Step 1: Fill out the petition.
To get a copy of the forms for a protective order, go to your local district court or superior court,1 or your local domestic violence or sexual assault organization may assist you in filling them out. To find the courthouse near you, go to Alaska Courthouse Locations. You also have the option of downloading the forms and instructions from the Alaska Courts website or using their “Petition Wizard,” which asks you a series of questions and fills out the forms for you.
On the petition (and in court), you are called the “petitioner”. The person you are getting a protective order against is called the “respondent.” When you finish filling out the petition, wait to sign the petition until you are in front of the court clerk since the clerk likely will have to notarize your petition.
Note: When you fill out the section entitled “Information About Petitioner,” you need to provide an address where the court can send mail to you. Do not give the actual address where you are staying if you think it will be dangerous for the abuser to know where you are. Instead, if possible, give the address of a friend or relative who can make sure you get any mail the court sends.
1 Alaska Statute § 18.66.100(a)
Step 2: A judge will review your petition and may issue an ex parte order.
The court clerk will give your petition to a judge. The judge may want to ask you questions as s/he looks over your petition. The judge will then decide whether to give you an ex parte 20-day order for immediate protection. To get this order, the judge must believe (from reading your petition) that a crime involving domestic violence has occurred and that an immediate protective order is necessary to protect you from domestic violence.1 All of this will happen while the abuser is not present.
Whether or not you get an ex parte 20-day order, the judge will give you a date for a full court hearing, which will probably take place within 10-20 days. The judge or court clerk will give you a notice with the date and time of the hearing written on it.
Note: Even though the petition asks you about what efforts you made (if any) to notify the abuser that you were filing the petition, you do not have to notify the abuser in advance – and you should not do so if it would put you in any danger.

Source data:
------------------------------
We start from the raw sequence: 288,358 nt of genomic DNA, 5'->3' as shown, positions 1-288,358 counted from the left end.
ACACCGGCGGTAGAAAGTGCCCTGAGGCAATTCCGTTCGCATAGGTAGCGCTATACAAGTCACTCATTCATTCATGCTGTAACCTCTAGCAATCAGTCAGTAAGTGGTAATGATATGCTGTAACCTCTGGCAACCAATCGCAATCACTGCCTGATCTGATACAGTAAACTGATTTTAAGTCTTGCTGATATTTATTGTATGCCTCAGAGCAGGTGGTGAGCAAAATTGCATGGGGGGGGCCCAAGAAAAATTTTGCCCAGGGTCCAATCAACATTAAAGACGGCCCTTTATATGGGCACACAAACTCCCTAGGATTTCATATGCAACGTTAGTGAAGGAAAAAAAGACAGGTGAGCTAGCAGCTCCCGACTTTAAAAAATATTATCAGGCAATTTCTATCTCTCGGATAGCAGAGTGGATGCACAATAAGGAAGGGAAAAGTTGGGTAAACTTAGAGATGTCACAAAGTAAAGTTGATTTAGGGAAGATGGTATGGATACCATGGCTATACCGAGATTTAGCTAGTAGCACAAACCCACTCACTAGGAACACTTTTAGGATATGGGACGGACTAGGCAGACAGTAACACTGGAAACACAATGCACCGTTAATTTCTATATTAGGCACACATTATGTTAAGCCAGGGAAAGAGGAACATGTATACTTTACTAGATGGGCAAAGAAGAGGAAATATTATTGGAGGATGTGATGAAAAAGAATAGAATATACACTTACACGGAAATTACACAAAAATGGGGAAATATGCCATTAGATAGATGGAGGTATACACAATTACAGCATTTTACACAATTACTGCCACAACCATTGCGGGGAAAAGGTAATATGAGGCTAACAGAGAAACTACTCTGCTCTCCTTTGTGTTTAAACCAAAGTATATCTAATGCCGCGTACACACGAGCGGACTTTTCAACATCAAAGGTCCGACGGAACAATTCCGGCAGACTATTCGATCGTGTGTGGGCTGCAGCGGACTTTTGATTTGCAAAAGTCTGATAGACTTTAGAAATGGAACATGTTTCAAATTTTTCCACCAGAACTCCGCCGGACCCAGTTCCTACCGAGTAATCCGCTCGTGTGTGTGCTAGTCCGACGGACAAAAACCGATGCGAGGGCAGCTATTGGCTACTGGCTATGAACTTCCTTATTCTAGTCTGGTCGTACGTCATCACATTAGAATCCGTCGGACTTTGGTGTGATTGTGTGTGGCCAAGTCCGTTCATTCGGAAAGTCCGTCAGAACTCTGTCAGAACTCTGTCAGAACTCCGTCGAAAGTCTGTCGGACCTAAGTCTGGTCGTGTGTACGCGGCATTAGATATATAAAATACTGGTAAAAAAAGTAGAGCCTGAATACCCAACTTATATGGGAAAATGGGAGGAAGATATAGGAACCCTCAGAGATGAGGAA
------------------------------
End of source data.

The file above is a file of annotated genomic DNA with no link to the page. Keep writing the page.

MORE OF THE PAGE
1 Alaska Statute § 18.66.110(a)
Step 3: Service of process
The petition, your temporary ex parte order, and the notice of the hearing needs to be served on the abuser. Unless the abuser is served in court, the court staff will ask law enforcement to serve the papers on the abuser and they are required to do so by law.1 Do not serve the papers yourself.
A fee cannot be charged for service unless there are other papers besides the protective order being served on the respondent.2
You can find more information about service of process in our Preparing for Court – By Yourself section, in the question called What is service of process and how do I accomplish it?
1 Alaska Statute §18.66.160(a)
2 Alaska Statute §18.66.160(c)
Step 4: Hearing for a long-term domestic violence protective order
Since your ex parte order only lasts for 20 days, you must attend the full court hearing if you want continued protection. If the abuser doesn’t come to the hearing, the judge may decide to give you the protective order or reschedule the hearing. If the hearing is rescheduled, be sure to ask to have your ex parte 20-day order extended until the hearing date. At the hearing, you will have to prove that the abuser has committed an act of domestic violence as defined by the law.
The judge will examine all of the evidence that is presented including your testimony, relevant documents and any witnesses that either you or the abuser bring to testify. You can find general information about preparing for court on our At the Hearing page.
If the judge finds that the abuser has committed a crime involving domestic violence against you, s/he will grant you a final (also called “long-term”) protective order that lasts for one year although the term that “prohibits the respondent from threatening to commit or committing domestic violence, stalking, or harassment” can last until “further order of the court.”1
It is generally best to have a lawyer represent you at the hearing, especially if you think the abuser has one. If the abuser shows up with a lawyer and you don’t have one, you may be able to ask the judge for a continuance (to postpone the case) so that you can try to get a lawyer as well. You can find contact information for lawyers in your area on our Alaska Finding a Lawyer page.
1 Alaska Statute § 18.66.100(b)